Date of Graduation
Davis College of Agriculture, Natural Resources and Design
Forest Resource Management
Using qualitative methodology, this study investigated interpretation, meaning-making, and civic engagement at Little Rock Central High School National Historic Site. Based upon constructivist learning theory, the research focused on eight research questions including: 1) What memories do visitors recall from their visit to CHSNHS? 2) What kind of knowledge do visitors remember? 3) Are visitors making meaningful connections to the resource? 4) What meanings are visitors making? 5) How are the meanings made? 6) Are these meanings connected to civic engagement? 7) What types of citizens are visitors to Central High School NHS? 8) Longitudinal changes in knowledge, meaningful connections, and how meanings were constructed?;Visitors exhibited four types of memories: declarative, experiential, episodic and structural, and five different types of knowledge: declarative, experiential, episodic, structural and socio-cultural. Visitors made meaningful connections which were cognitive and emotional, which were both positive and negative, and these meanings were made through evaluation, establishment, personal experience, absolute description, and special knowledge. Visitors participated in various community activities, but their knowledge and feeling about the site did not translate into action. There were six passive citizens, seven active, and four civically engaged citizens. Longitudinally, there were increases in types of knowledge, changes in meaningful connections, and differences in how meanings were made. Future research should focus on the role of churches in civic engagement and conversations with others when investigating interpretation, meaning-making, and civic engagement.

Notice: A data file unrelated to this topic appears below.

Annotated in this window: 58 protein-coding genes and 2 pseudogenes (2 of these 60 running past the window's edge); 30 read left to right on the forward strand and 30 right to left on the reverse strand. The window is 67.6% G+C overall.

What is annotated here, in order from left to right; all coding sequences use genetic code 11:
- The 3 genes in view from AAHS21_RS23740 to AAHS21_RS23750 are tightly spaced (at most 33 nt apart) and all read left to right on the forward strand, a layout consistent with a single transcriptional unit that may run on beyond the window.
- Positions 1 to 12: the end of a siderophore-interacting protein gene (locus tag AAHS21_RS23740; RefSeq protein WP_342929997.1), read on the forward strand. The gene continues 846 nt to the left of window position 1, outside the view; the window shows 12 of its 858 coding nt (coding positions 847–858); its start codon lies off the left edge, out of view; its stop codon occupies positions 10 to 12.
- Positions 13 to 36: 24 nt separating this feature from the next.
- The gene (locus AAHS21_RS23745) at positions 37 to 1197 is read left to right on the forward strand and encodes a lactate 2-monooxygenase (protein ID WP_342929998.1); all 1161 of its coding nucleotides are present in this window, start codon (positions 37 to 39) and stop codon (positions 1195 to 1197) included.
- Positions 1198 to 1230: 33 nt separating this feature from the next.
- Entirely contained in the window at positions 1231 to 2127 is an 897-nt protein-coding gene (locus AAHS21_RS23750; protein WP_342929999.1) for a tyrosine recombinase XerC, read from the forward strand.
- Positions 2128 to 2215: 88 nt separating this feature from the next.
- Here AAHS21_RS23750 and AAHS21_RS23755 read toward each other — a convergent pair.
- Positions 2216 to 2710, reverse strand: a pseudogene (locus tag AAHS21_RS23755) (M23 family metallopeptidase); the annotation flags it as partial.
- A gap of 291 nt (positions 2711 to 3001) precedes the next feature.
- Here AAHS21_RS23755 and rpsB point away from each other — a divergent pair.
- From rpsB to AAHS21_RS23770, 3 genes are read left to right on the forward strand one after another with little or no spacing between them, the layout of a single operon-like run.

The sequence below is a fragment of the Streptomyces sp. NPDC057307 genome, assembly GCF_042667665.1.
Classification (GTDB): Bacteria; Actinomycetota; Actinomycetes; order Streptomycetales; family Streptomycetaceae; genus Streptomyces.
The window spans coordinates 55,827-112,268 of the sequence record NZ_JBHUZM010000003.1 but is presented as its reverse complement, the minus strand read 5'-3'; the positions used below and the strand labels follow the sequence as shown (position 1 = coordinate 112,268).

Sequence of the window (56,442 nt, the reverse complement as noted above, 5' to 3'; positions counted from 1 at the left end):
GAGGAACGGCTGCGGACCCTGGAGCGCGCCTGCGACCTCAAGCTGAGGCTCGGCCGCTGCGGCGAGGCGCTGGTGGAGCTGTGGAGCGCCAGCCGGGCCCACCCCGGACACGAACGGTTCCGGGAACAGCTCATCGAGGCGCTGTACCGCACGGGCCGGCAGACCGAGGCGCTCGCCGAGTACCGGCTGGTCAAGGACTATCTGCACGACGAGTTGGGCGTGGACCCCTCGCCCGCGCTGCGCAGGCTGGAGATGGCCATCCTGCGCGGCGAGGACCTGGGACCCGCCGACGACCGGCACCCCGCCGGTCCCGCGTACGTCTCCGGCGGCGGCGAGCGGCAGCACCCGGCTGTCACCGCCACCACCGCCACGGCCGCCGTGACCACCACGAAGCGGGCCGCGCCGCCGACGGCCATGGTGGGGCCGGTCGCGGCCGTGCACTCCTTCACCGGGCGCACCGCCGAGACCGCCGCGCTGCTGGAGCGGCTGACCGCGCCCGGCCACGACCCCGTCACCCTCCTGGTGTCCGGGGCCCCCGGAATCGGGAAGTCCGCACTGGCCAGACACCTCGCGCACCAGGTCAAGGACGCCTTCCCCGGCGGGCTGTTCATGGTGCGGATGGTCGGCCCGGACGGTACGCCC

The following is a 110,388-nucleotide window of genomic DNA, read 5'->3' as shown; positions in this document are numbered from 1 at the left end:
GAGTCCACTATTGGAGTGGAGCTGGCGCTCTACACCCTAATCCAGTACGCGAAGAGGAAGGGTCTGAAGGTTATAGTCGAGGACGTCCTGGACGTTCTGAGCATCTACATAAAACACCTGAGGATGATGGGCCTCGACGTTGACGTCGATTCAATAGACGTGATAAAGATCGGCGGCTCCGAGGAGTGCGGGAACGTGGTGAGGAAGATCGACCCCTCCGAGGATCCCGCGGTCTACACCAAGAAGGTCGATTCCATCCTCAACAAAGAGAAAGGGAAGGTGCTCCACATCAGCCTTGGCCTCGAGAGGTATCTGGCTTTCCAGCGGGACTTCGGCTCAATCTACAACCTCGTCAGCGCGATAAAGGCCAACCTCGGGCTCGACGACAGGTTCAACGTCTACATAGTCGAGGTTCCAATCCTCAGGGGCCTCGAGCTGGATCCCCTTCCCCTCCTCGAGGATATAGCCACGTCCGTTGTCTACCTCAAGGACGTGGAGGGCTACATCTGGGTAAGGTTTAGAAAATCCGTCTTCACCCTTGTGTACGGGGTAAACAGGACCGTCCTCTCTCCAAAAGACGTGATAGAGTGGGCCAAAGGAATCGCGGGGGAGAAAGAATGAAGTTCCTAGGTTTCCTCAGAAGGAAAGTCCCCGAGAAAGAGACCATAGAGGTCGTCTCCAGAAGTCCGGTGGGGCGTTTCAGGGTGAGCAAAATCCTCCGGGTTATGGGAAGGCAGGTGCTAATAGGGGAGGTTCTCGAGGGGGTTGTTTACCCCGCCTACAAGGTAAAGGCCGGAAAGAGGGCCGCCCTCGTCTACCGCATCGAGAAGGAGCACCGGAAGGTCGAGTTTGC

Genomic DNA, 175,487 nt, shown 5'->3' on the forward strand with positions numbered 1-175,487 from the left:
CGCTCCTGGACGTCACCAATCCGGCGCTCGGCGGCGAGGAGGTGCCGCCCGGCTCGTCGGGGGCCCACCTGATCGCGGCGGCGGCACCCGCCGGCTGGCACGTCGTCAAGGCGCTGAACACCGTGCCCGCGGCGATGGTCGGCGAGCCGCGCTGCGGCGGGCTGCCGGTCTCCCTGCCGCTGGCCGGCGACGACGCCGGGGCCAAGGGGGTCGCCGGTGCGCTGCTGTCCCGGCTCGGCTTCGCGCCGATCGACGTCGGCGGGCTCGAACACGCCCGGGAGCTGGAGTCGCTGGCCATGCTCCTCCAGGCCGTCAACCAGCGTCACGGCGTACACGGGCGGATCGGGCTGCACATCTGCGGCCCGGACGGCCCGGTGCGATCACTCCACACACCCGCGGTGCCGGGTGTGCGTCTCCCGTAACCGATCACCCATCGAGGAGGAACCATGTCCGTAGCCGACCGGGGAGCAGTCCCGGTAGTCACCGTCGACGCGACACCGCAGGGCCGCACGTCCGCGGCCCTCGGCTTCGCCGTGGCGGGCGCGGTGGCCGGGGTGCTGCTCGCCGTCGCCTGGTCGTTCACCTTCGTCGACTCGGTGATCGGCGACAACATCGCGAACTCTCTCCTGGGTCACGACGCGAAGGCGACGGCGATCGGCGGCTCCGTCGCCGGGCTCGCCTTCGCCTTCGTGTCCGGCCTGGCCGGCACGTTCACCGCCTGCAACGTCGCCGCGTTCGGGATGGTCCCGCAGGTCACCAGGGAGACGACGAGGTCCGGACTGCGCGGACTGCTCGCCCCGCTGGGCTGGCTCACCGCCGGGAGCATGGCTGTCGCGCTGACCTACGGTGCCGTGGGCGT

Strickland, Sandy, "Interpretation, meaning-making, and civic engagement at Little Rock Central High School National Historic Site" (2011). Graduate Theses, Dissertations, and Problem Reports. 4798.